Andrea Vakneen

Andrea Vakneen, left, Michele Bence, Dennis Bence, Sara Schneider, Evan Schneider and Aaron Vakneen enjoy cocktail hour as part of the annual Martin Pear Jewish Community Center gala on Saturday, Dec. 4.

This year’s Martin Pear Jewish Community Center fundraising gala brought together about 460 people in-person after last year’s COVID-19 pandemic-induced pause.

It was Dan Noble’s first time out in a big crowd since last March.

“I just want to show support,” he said. “I’m not Jewish, but I have a lot of Jewish friends, and I’ve always enjoyed the events I’ve gone to (at the MPJCC).”

Noble, a doctor who has been involved in Arizona’s COVID response, said he has great concerns about the pandemic but felt relatively safe. He got his booster shot a week before the gala.

Aaron Vakneen also attended the gala. He’s been to several other large gatherings over the past two years and said it is important to come together now more than ever.

“You see the smiles, the laughter, the hugs and kisses — you’ve missed a lot of that these last two years. I think these galas and the events coming back, even though we’re taking the appropriate precautions, we’re able to come together as a community” he said. “It’s remarkably important to come out of this and be stronger than ever.”

The Dec. 4 event, which took place at the Arizona Biltmore, honored two community members, enjoyed a steady hum of schmoozing, featured an auction and moved a chunk of the crowd to sing and dance along to tunes by corporate entertainer Michael Cavanaugh.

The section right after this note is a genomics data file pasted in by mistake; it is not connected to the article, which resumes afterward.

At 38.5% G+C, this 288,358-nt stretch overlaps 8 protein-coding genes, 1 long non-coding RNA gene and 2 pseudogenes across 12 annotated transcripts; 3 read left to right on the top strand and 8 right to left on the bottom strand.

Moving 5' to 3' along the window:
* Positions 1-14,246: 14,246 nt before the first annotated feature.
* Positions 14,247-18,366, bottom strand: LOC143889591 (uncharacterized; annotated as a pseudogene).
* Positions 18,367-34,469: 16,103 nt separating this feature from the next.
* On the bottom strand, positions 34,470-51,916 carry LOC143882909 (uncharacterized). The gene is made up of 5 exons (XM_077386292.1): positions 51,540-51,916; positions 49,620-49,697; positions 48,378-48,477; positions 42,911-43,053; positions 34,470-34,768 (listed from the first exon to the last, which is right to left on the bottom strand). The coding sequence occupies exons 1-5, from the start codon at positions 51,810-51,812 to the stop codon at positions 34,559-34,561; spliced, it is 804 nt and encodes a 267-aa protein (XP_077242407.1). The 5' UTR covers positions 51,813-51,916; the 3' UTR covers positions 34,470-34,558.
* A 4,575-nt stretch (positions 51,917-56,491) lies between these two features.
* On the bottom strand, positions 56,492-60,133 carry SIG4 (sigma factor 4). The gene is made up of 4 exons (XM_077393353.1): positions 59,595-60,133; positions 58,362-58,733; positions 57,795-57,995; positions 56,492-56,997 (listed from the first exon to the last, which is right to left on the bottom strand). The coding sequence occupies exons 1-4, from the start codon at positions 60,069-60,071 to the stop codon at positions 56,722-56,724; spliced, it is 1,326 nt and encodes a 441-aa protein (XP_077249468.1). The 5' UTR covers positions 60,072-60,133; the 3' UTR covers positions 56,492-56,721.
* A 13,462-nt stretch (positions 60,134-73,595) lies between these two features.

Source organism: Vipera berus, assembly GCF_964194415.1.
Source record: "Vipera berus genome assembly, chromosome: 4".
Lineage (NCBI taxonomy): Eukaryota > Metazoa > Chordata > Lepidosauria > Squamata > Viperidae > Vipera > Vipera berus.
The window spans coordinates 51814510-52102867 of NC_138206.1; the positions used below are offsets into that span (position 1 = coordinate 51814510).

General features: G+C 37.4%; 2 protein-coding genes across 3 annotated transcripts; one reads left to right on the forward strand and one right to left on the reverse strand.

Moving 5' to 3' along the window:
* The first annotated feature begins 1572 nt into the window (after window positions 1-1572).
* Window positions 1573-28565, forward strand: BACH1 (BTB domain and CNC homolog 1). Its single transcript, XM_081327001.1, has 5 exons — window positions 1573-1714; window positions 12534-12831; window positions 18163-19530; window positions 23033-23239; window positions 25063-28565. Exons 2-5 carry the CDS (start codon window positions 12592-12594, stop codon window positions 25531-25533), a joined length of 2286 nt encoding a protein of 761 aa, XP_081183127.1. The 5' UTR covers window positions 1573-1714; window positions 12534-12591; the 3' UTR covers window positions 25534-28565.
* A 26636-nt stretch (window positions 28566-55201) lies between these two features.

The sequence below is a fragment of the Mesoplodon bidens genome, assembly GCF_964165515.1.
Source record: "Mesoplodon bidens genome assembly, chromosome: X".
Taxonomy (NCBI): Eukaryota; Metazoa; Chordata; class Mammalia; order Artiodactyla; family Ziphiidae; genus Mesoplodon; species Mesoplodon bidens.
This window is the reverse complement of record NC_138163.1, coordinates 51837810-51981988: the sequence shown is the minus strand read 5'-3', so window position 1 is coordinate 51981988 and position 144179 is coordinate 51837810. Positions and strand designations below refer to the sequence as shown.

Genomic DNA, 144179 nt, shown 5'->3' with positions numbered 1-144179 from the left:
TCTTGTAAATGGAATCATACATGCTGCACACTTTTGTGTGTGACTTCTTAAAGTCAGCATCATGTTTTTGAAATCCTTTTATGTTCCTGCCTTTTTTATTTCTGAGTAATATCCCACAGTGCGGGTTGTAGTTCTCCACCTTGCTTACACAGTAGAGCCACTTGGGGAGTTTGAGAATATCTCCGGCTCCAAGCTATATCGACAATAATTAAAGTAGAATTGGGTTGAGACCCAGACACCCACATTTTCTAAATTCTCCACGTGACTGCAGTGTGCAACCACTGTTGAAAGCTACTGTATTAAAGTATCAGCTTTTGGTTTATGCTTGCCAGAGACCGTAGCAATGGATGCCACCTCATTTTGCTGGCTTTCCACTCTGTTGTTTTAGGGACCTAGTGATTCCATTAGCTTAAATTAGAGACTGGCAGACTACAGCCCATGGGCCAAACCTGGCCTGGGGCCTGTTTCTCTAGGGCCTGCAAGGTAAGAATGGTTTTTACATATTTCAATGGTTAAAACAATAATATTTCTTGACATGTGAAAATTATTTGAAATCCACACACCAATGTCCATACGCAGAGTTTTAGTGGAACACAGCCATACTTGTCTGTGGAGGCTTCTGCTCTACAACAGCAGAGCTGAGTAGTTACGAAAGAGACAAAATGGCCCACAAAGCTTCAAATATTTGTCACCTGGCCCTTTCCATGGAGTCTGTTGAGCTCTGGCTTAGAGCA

real regina

Regina Noble, left, Suzie Barber, Dan Noble and Stephen Barber enjoy cocktail hour as part of the annual Martin Pear Jewish Community Center gala on Saturday, Dec. 4.

The MPJCC has been holding an annual gala for at least 10 years, but the stakes were higher than ever this time around. The community center experienced a 37% drop in membership since the beginning of the pandemic in the spring of 2020, according to MPJCC CEO Jay Jacobs.

Neal Kurn was the second recipient of the William S. Levine Family Community Excellence Award, named after local philanthropist Bill Levine, who donated the funds to open the Ina Levine Jewish Community Campus. Kurn was honored for his many contributions to the Jewish community during his time leading and/or guiding the Jewish Federation of Greater Phoenix, the Jewish Community Foundation of Greater Phoenix, the Phoenix chapter of the American Jewish Committee and even the National Council of Jewish Federations, now known as the Jewish Federations of North America.

Kurn spoke about the importance of the Jewish community center, especially on the Ina Levine campus, which hosts many other Jewish agencies. The Jewish people need a place to come together as a family, and that is the opportunity the campus and the MPJCC provides, he said.

Lindsey Seitchik was the fourth recipient of the Maya Schulder Rising Star Award, named for Maya Schulder, who was only 15 when she died during a trip to Israel. “She was a young, bright-shining light lost too soon,” said Jacobs. “The award, named in her memory, is presented to a rising star who gives of their time and talent to help transform lives within our J community.”

Emcee